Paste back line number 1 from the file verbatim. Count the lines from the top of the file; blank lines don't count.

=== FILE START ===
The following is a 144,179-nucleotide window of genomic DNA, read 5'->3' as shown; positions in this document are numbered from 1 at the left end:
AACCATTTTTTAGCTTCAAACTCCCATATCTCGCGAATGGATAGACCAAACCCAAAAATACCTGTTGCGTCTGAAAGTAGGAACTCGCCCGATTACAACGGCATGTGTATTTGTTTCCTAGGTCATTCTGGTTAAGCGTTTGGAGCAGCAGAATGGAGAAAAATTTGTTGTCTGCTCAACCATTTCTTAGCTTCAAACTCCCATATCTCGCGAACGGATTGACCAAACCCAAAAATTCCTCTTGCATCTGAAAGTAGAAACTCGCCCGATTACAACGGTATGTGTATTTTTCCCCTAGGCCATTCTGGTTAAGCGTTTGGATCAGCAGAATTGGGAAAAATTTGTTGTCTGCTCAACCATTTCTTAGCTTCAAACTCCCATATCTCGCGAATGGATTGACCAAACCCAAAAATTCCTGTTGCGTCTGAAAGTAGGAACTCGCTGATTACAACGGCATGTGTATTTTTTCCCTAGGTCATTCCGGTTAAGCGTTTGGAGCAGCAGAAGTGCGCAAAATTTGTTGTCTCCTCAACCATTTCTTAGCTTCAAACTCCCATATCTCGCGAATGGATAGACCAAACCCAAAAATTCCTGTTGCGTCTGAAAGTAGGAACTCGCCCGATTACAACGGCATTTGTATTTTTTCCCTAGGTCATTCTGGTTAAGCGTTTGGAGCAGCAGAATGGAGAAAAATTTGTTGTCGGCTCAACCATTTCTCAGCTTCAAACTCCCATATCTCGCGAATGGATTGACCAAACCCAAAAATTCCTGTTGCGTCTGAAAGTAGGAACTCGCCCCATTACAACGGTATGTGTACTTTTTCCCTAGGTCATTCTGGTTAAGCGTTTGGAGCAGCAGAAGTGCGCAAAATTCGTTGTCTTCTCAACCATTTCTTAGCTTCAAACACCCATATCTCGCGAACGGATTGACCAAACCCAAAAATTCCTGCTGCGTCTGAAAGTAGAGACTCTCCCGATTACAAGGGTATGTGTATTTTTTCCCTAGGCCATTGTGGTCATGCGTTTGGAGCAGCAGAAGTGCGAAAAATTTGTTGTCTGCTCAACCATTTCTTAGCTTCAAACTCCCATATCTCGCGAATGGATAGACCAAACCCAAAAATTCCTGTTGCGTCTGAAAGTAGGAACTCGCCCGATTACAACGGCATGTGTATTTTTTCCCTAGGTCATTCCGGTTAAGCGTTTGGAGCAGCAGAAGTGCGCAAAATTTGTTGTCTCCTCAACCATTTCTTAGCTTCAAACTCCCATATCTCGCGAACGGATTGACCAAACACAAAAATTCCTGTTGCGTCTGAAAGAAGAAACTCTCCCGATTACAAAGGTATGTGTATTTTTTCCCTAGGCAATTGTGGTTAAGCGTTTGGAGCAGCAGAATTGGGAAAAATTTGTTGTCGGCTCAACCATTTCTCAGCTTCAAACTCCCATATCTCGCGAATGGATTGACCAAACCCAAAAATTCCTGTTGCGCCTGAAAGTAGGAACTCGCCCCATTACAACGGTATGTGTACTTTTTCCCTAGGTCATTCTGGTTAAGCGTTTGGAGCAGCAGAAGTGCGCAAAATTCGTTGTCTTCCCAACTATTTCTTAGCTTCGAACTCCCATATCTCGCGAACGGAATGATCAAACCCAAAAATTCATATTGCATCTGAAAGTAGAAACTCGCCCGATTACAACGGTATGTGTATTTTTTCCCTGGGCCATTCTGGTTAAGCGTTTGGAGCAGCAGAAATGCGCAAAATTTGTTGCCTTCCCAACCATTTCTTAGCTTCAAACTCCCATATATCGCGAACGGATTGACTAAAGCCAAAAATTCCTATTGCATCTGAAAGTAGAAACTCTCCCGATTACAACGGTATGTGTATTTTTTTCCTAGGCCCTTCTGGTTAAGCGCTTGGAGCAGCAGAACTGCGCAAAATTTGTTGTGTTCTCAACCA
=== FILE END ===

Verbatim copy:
The following is a 144,179-nucleotide window of genomic DNA, read 5'->3' as shown; positions in this document are numbered from 1 at the left end: